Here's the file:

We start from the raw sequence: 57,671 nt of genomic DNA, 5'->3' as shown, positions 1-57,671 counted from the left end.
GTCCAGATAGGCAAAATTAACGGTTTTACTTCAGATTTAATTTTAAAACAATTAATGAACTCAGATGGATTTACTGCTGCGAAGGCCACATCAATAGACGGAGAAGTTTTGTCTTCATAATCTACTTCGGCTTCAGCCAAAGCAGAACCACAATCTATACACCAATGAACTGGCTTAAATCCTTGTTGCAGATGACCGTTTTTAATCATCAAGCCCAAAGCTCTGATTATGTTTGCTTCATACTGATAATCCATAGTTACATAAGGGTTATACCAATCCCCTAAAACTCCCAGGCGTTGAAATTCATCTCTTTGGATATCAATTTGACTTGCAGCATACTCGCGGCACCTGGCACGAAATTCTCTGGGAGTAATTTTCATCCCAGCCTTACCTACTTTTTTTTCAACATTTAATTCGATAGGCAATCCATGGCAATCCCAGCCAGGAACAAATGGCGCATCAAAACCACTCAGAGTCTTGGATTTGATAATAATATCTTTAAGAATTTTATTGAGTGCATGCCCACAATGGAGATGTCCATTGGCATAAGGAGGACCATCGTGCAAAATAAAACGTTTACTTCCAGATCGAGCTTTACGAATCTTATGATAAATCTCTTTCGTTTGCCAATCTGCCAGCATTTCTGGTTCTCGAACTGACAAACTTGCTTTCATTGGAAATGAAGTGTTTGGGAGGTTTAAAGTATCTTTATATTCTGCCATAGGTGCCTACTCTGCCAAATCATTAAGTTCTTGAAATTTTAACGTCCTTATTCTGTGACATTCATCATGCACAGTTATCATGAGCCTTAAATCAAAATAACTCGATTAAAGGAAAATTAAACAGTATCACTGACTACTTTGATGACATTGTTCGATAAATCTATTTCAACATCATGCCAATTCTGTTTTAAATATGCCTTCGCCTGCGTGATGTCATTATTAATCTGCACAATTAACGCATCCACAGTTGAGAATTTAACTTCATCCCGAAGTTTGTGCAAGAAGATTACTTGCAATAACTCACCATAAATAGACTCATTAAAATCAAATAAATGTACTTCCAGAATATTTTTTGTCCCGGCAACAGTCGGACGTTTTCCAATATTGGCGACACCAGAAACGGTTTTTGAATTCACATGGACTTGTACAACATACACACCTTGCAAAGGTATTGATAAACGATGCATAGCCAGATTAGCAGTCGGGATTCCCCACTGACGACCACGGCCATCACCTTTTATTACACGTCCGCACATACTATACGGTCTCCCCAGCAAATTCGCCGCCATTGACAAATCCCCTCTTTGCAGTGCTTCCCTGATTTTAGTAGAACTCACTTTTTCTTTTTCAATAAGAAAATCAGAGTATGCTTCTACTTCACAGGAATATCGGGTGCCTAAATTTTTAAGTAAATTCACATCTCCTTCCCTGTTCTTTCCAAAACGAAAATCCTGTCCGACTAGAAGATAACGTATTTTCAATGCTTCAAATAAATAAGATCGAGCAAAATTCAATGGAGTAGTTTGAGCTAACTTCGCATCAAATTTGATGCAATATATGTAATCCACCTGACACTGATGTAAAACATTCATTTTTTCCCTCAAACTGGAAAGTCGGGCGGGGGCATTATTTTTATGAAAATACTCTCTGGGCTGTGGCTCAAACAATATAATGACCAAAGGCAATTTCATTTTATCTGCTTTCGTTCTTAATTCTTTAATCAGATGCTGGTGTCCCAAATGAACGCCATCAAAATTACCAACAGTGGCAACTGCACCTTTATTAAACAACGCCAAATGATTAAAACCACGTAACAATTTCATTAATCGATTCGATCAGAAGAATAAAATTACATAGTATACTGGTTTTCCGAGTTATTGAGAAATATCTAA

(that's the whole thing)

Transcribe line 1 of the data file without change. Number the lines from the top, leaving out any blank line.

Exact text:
We start from the raw sequence: 57,671 nt of genomic DNA, 5'->3' as shown, positions 1-57,671 counted from the left end.